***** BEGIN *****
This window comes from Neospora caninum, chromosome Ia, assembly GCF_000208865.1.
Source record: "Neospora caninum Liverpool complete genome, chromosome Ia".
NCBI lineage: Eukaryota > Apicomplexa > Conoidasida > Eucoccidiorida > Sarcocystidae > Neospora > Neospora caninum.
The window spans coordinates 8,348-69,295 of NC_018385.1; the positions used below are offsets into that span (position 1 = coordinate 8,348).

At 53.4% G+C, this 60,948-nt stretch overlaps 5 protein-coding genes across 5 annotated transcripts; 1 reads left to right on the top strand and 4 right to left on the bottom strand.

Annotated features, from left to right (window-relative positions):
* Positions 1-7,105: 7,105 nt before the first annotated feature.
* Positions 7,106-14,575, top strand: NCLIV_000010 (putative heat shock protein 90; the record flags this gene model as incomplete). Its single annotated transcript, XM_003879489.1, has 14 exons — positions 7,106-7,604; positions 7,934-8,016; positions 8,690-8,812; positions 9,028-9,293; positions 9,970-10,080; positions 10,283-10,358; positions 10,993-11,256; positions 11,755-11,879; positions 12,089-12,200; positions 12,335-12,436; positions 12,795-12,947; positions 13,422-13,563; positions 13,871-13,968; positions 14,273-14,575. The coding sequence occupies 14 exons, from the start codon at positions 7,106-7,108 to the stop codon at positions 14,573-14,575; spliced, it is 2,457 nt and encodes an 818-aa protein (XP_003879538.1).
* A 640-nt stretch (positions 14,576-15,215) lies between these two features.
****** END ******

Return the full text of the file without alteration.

This window comes from Neospora caninum, chromosome Ia, assembly GCF_000208865.1.
Source record: "Neospora caninum Liverpool complete genome, chromosome Ia".
NCBI lineage: Eukaryota > Apicomplexa > Conoidasida > Eucoccidiorida > Sarcocystidae > Neospora > Neospora caninum.
The window spans coordinates 8,348-69,295 of NC_018385.1; the positions used below are offsets into that span (position 1 = coordinate 8,348).

At 53.4% G+C, this 60,948-nt stretch overlaps 5 protein-coding genes across 5 annotated transcripts; 1 reads left to right on the top strand and 4 right to left on the bottom strand.

Annotated features, from left to right (window-relative positions):
* Positions 1-7,105: 7,105 nt before the first annotated feature.
* Positions 7,106-14,575, top strand: NCLIV_000010 (putative heat shock protein 90; the record flags this gene model as incomplete). Its single annotated transcript, XM_003879489.1, has 14 exons — positions 7,106-7,604; positions 7,934-8,016; positions 8,690-8,812; positions 9,028-9,293; positions 9,970-10,080; positions 10,283-10,358; positions 10,993-11,256; positions 11,755-11,879; positions 12,089-12,200; positions 12,335-12,436; positions 12,795-12,947; positions 13,422-13,563; positions 13,871-13,968; positions 14,273-14,575. The coding sequence occupies 14 exons, from the start codon at positions 7,106-7,108 to the stop codon at positions 14,573-14,575; spliced, it is 2,457 nt and encodes an 818-aa protein (XP_003879538.1).
* A 640-nt stretch (positions 14,576-15,215) lies between these two features.